Courageous Voices: Giving Voice to the Voiceless

More than 900 people were murdered in Chicago in 2011 and 2012. Seeking to raise the victims of violence beyond mere statistics,  English professor Miles Harvey and his students from DePaul University set out to collect their stories. With the help of faculty, the students’ efforts resulted in a documentary play, “How Long Will I Cry? Voices of Youth Violence.” It premiered at the Steppenwolf Theatre and toured through several Chicago neighborhoods, reaching thousands of Chicagoans.

A book of victims’ oral history narratives was later published, with over 13,000 copies printed by Big Shoulders Books press.  Big Shoulders engages graduate students in DePaul’s Master of Arts in Writing and Publishing program to publish books that engage the Chicago community and contribute to discussions around injustice and inequality.  To order the free book, let the editors know how you are helping fight youth violence in Chicago or your local community.  To learn more about Big Shoulders Books, visit their website and follow their blog.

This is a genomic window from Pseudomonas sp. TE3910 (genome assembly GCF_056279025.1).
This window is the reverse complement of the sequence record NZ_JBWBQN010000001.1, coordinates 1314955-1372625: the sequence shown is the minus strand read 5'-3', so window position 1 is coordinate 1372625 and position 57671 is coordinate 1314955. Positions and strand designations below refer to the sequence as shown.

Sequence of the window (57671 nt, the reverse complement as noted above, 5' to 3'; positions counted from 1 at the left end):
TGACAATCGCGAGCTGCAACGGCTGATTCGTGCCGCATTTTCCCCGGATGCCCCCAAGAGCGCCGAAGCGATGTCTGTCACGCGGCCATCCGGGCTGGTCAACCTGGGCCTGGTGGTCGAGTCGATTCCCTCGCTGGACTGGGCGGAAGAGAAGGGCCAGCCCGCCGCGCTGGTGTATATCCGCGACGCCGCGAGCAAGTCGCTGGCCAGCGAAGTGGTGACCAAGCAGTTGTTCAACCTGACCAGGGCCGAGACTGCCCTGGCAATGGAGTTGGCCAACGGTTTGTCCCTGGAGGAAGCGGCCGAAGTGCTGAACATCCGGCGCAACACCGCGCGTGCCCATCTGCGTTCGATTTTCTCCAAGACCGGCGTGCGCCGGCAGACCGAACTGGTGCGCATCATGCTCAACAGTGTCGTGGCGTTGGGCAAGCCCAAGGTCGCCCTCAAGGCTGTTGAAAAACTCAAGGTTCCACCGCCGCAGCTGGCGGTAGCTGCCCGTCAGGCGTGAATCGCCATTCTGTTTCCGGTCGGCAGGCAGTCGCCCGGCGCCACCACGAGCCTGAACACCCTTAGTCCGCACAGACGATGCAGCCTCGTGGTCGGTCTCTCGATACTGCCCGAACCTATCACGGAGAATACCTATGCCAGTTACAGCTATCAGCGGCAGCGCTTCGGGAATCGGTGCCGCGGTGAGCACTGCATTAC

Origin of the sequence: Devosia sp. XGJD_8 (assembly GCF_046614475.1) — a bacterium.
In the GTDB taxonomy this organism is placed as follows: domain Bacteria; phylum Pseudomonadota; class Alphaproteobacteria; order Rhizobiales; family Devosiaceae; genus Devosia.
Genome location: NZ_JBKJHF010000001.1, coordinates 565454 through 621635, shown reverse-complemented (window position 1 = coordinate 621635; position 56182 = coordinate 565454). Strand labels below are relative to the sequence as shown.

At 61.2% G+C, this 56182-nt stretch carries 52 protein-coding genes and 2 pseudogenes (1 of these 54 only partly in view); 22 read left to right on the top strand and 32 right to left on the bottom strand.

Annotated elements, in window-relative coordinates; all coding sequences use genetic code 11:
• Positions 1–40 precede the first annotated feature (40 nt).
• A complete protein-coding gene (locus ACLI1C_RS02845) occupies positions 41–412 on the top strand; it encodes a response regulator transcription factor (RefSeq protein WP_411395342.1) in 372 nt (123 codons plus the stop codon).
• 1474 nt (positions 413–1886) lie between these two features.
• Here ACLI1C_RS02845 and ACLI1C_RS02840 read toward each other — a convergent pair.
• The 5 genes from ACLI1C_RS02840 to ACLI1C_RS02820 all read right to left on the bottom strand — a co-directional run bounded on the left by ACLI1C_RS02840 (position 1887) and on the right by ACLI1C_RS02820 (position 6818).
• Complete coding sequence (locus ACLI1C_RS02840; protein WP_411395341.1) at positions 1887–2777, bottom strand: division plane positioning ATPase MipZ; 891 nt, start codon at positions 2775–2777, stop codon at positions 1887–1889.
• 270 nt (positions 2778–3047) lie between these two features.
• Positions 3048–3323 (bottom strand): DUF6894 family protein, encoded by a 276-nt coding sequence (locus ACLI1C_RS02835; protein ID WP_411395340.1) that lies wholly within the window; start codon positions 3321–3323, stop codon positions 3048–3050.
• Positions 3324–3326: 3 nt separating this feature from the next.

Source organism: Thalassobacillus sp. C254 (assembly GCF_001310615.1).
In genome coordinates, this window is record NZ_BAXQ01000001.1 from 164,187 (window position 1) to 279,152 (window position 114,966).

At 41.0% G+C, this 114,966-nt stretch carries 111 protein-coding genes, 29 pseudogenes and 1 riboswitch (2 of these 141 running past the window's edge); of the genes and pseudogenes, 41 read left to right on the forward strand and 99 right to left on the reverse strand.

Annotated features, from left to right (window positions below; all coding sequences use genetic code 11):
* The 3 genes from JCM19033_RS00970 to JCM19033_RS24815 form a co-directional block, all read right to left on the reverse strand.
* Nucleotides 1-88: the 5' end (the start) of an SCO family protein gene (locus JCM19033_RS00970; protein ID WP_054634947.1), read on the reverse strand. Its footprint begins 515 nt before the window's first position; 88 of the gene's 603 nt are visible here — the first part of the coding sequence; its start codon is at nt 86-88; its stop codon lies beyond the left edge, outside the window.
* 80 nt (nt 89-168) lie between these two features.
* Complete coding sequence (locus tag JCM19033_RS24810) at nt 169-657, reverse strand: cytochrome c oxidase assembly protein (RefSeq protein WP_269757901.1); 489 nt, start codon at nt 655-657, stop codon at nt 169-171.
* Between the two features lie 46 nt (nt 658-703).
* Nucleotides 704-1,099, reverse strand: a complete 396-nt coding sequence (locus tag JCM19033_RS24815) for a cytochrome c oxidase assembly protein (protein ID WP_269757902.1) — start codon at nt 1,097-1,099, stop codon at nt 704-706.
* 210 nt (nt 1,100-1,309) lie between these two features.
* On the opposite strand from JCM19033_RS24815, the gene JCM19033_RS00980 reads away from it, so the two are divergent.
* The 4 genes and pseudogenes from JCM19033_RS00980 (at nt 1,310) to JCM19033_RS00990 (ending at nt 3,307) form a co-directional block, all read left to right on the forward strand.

Over the next few weeks, we will continue to release short stories about the courageous voices of our member colleges and universities.  Stay tuned to hear about how students, faculty, and staff are responding to Pope Francis’s call to social justice and a culture of encounter.  If you are still curious about how Catholic colleges and universities are promoting social justice on campus, read the original blog post on the Courageous Voices series, or check out ACCU’s inventory of promising practices, which includes many examples of our members engaging with Catholic Social Teaching.

Marygrove College Calls on President Obama to Resolve the Refugee Crisis of Children Fleeing Violence in Central America

In the first-of-its-kind statement by a U.S. college president since this crisis began, Dr. David J. Fike, the president of Marygrove College, stated that Marygrove College is committing college resources to provide education, shelter and other assistance to the refugees. About this crisis and the College’s decision, Dr. Fike says, “Jesus does not call upon us to respond to our fellow human being’ needs from a position of fear and selfishness. And, fundamentally, I believe the Marygrove community views our response not as something being taken from us but as an opportunity to offer leadership that lifts up this country’s most cherished values and an opportunity to experience the joy and love of serving those in need.” Read more on Marygrove’s Refugee Crisis webpage.